Friday, March 30, 2012

Gargoyles,Grotesques and Occult Art

Art is one of my first loves, particularly architecture. While we could all live fairly comfortably and reasonably in a cave or other enclosure like our primitive ancestors, we've instead chosen to embellish our homes with interesting textures and materials both inside and out. It's a wonderful, individual expression of who we are. It raises our spirits. It's entertaining and exciting to plan, design and construct our homes and other buildings in ways that are pleasing to the eye.

Gargoyle on the Palace of the Popes, Avignon, France
We make  the places we go into works of art, many times adding on cultural symbols to beautify the structures or using interesting materials. Those materials must be durable to last, yet malleable enough to express our inner fantasies.

Studying symbolism is a passion that has lead to a variety of pastimes and has broadened my appreciation of many artistic styles: I would be hard-pressed to say there is one particular style that leaves me totally cold, but I do lean toward ancient Greek and Roman, Medieval and Art Deco in my tastes. What I like at any given time depends on my mood...and my mood... and therefore my tastes... change often.

Darth Vader at National Cathedral
One of my favorite places to spend an afternoon is the National Cathedral in Washington, DC- The Cathedral Church of Saints Peter and Paul- because the architectural styles and artwork are so diverse. A visit to the National Cathedral is a self-contained course in fine art- there are textiles, paintings, sculpture and masonry. The masonry is a favorite because my great-grandfather and some of his sons were stone masons and the medium fascinates me...but my passion is the gargoyles and grotesques that seem to leap out from everywhere.

A gargoyle is a figure containing a rain spout that protrudes out far enough from the edges of the roof to route water away from the building in order to help curb erosion. The Latin word gargula-gullet or throat-is the origin for the name of this piece. All gargoyles have either a tunnel through them or a pipe secreted away inside which terminates at the mouth of the figure, and distinguishes them from similar ornamental statuary known as grotesques. Grotesques, unlike gargoyles, are purely ornamental and non-functional. Both gargoyles and grotesques are designed to represent humans, birds and animals. Lions and dogs are the most commonly represented animals. Most animals and birds are anthropomorphized, that is, their animal and avid natures are blended into a fanciful rendering with somewhat human characteristics. It is easy to recognize a human-like smile or posture in these animals.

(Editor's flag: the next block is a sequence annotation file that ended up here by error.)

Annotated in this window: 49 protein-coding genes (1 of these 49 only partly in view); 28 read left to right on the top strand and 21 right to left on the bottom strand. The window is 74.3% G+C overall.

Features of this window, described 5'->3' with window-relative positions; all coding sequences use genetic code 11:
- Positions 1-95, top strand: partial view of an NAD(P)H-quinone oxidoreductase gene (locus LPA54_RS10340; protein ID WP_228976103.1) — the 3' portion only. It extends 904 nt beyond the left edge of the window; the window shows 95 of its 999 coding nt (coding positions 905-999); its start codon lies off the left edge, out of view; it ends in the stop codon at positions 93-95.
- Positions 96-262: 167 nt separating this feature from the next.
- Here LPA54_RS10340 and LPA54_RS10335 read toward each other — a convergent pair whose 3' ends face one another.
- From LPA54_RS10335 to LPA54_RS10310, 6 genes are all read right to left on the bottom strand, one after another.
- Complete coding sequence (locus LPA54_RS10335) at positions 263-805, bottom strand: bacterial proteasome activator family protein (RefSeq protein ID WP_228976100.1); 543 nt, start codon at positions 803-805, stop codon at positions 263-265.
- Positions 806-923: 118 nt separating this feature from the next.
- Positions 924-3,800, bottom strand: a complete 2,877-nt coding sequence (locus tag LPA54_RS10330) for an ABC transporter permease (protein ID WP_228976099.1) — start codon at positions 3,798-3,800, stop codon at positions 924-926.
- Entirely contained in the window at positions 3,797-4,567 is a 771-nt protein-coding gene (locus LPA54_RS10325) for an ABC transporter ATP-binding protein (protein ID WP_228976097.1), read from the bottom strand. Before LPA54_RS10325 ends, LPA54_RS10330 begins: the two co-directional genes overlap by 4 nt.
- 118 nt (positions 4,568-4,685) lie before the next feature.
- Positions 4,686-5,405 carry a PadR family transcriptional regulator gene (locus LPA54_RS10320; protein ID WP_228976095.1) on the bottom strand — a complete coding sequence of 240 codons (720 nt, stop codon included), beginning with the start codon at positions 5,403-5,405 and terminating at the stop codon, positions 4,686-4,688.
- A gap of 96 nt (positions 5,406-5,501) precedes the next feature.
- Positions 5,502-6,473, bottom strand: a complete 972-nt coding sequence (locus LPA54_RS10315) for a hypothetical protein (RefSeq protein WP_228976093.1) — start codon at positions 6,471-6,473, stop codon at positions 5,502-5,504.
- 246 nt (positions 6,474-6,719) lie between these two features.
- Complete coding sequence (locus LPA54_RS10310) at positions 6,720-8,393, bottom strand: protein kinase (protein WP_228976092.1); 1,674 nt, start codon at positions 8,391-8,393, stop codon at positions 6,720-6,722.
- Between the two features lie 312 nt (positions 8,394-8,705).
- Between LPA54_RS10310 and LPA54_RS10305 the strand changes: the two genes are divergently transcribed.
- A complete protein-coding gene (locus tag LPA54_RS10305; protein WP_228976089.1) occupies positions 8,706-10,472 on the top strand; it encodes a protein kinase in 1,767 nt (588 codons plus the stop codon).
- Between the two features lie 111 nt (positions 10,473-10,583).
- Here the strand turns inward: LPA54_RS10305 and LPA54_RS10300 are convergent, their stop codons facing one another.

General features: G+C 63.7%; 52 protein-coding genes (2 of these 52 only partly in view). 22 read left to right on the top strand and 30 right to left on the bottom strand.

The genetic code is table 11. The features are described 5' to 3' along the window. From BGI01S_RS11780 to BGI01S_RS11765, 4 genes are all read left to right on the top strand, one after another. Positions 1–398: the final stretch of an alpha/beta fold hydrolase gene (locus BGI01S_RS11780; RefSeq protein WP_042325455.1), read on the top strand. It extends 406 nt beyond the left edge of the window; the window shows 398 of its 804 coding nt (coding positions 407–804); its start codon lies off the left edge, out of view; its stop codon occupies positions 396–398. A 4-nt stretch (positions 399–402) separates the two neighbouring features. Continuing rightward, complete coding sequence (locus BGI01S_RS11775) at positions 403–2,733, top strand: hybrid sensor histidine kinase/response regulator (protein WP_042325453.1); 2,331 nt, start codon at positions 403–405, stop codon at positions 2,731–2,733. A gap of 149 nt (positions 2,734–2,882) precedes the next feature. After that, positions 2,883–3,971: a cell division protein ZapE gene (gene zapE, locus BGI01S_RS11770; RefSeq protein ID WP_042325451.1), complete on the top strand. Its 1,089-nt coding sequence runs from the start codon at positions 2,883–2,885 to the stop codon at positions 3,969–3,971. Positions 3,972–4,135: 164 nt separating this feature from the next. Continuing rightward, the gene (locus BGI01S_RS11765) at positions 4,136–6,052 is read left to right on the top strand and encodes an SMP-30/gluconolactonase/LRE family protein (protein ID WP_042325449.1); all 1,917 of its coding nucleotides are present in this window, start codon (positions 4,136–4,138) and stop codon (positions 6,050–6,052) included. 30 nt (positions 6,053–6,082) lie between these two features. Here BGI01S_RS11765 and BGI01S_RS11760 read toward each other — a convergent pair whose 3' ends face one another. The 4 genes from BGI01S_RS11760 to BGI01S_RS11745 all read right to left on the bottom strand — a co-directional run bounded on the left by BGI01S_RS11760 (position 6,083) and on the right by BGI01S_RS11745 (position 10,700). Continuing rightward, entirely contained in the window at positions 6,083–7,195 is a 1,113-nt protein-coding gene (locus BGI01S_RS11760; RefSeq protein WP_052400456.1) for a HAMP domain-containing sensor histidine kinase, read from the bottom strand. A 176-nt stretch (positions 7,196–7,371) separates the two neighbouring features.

At the National Cathedral, there here are over a thousand grotesques. Departing from the traditional, they depict cultural images such as all the animals on Noah's Ark, to popular modern themes such as Darth Vader, Audrey the Man-eating  Plant from Little Shop of Horrors and cartoon characters. The wily troupe of masons and sculptors who are permanently assigned to the church have even included figures resembling themselves for a little twist of playfulness and irony! Cathedrals all of the world have been embellished with religious and occult figures for hundreds of years.

Apart from humans, birds and animals, there are the mythological creatures known collectively as chimera.The Chimera was originally a single mythological creature of Greek origin composed of differing animals and offering their individual characteristics such as breathing fire  In modern popular culture the word is often now  used to identify  monsters or creatures such as griffins, dragons,centaurs,cockatrices,etc. During the Medieval period a chimera was most often a synonymous representation of a demon or other type of minor devil. An excellent source of study of  these mythological creatures is  The Element Encyclopedia of Magical Creatures bu John and Caitlin Matthews.[ ]

Chrysler Bldg.,NYC © Bettmann/Corbis photo
These fanciful creatures weren't used just for ornamentation, however. They were often used to illustrate and underscore a Biblical parable or other story for a largely illiterate  public in early times. The storyteller could point out a particular sculpture and have it visually set the tone for his story-and in turn someone present at that time would use the same sculpture to illustrate their memory of the story to yet another. In this way the great cathedrals of  Europe ( and other large buildings) became storybooks in stone.

The continuation of streamlining  architecture  saw the disappearance of fancy ornamentation until the Art Deco period. The fabulous Chrysler Building in Manhattan is a notable example of this type of style. It is a masterpiece of stunning beauty. The sixty-first story proudly displays four huge eagle head gargoyles majestically jutting out below the buildings chrome-plated sunburst crown. Even farther down are  four grotesques said to represent the hood ornament of a Plymouth automobile. The addition of these sculptures makes the Chrysler Building unique and instantly identifiable, so much so that it was featured in the 1984 movie Ghostbusters (

The addition of gargoyles in architecture has largely disappeared with the advent of modern drainage systems and technology dedicated to newer, less erosion prone building materials. Occasionally you can glimpse a stylized animal incorporated into the design of a new building (mostly as a logo or brand) but nothing like  the fearsome grotesques of a bye-gone era. The grandeur and magic of the gargoyle is yet one more thing lost to the mundane...but in the world of Light and Shadow, we remember.

1 comment:

  1. I like Gargoyles, they add a little something different and interesting to the building.

    Rachel x


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